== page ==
I’m Camille Wheeler, a veteran newspaper and magazine reporter and editor, a nature lover, a wanderer of mountain and desert roads, and a chaser of light. Since 2012, my writing research has been focused on the most exciting new frontier in light research: the exploration of the eye’s amazingly old and amazingly powerful nonvisual light-sensing system.
I am a journalist and a layperson. My journey, like that of the scientists whose work I am following, is a never-ending process of discovery. And the findings don’t get any bigger than that of a new photoreceptor system in not just the human eye, but in the eyes of all mammals.
This ancient system, officially discovered in 2002, performs a most important job: It detects the wavelengths of light that drive our biology and behavior through the resetting of the master 24-hour — the circadian — clock in the brain. The workings of this nonvisual system are shaping health and light research around the world, from long-duration space travel, to medical technology in hospital and healthcare settings, to lighting in professional sports stadiums, to comfort in our homes.
I am particularly fascinated with the work of a flexible lighting design team, composed of neuroscientists and light and sleep researchers, which in collaboration with NASA is developing and testing an astronaut-friendly LED lighting system for the International Space Station (see my related posts at https://thelightoftheroad.com/category/international-space-station). This highly sophisticated LED technology is designed to improve astronauts’ sleep, vision, safety, and work performances. A talk I gave in August 2014 at the Better Lights for Better Nights Conference in Dripping Springs, Texas, focused on this groundbreaking research that holds huge implications for lighting applications on Earth.
And in the world of natural light, I am especially enamored with the light-seeking African dung beetle. A Swedish research team has discovered that on clear nights when there’s little to no moonlight, this dung beetle avails itself of another GPS device: the glowing disk of the Milky Way, composed of millions and millions of stars. This research, published in 2013, provides the first documented use of the Milky Way for orientation in the animal kingdom.
But this isn’t solely a scientific and technological site.
My blog title, “The Light of the Road,” also covers artistic and spiritual ground. I am mesmerized with the art of light as seen in the extraordinary work of contemporary light installation artist James Turrell and the pursuit of light and darkness via the genius of Vincent van Gogh. I am enthralled with the art of light in connection with the art of relationships: our relationships with each other, with the natural world and the animal kingdom, and how all forms of co-existence can be elevated through the application of light-filled love and compassion. I am enchanted with the nocturnal Eastern screech-owls that in the spring and summer live in a tree cavity in my urban backyard. As daylight fades, they perch on the cavity’s edge, waiting for the soft-light summons of dusk.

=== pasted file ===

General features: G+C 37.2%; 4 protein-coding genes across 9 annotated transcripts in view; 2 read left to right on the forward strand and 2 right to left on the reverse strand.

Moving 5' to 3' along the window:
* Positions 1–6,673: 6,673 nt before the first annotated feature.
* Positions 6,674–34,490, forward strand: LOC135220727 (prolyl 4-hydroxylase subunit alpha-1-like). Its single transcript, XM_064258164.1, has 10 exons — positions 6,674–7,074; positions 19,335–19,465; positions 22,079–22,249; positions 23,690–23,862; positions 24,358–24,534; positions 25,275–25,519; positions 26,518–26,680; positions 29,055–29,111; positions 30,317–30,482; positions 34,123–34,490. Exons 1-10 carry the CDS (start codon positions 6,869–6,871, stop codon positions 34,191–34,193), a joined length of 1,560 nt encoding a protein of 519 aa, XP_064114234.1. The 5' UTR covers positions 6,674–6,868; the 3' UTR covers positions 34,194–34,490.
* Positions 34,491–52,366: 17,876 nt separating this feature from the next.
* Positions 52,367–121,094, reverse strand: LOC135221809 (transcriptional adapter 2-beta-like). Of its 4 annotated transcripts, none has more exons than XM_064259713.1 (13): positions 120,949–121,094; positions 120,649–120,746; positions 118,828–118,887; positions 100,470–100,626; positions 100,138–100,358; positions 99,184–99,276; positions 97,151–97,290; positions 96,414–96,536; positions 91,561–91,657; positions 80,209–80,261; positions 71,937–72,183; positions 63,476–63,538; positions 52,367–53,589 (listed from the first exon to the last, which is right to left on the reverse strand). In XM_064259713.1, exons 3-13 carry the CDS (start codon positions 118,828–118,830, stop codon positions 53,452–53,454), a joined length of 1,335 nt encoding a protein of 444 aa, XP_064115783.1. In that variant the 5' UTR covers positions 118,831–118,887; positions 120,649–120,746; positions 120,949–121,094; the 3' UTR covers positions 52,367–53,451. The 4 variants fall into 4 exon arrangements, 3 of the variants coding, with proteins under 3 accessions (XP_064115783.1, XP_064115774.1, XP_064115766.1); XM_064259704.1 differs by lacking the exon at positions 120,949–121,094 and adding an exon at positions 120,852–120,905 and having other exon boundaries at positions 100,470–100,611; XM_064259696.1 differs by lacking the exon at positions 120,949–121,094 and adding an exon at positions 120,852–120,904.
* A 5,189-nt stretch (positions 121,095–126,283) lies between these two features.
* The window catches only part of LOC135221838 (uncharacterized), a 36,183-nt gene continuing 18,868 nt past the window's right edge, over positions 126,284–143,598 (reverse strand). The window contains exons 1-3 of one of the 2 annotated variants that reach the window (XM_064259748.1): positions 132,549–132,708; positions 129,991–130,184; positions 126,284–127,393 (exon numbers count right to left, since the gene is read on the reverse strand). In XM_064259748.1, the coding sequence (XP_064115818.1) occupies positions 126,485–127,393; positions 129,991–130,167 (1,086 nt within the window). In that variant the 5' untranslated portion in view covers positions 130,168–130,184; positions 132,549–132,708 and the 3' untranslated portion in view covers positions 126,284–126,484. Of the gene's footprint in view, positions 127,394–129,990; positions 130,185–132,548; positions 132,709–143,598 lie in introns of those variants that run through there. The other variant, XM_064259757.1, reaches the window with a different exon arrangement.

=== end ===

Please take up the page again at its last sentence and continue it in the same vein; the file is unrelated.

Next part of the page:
(See my related Texas Parks and Wildlife magazine story at www.tpwmagazine.com/archive/2015/may/LLL_owls.)
A little bit more about me: I am an Austinite and native Texan who could live on hot sauce, jalapeños and brisket. My favorite spot on Earth is Big Bend National Park, where I hope to someday photograph a mountain lion in the wild.
In my living room hang two framed photographs, both taken in far West Texas by one of my favorite photographers, Woody Welch (http://woodywelchphotography.com). One photo is of the Milky Way stretching up into the night, arching its back over McDonald Observatory high in the Davis Mountains. This photo accompanied my December 2010 Texas Co-op Power magazine cover story (www.texascooppower.com/texas-stories/nature-outdoors/starstruck) that explored the quest to protect West Texas’ dark night skies — some of the darkest in the world — from rapidly increasing light pollution.
The other photo is of a fleeting moment of light in Marathon, 70 miles north of Big Bend. It is twilight, immediately following a summer monsoon, and rain glistens on a train, its headlight on as it rolls through the tiny town. In the distance, the red, yellow and purple hues of sunset illuminate the contours of the Del Norte Mountains, the final rays of the day seemingly laid down in patterns of silk.
Somewhere between these two scenes lies my relationship with light. It is to such a spiritual place that I hope to take readers — a destination of mystical, transformative light.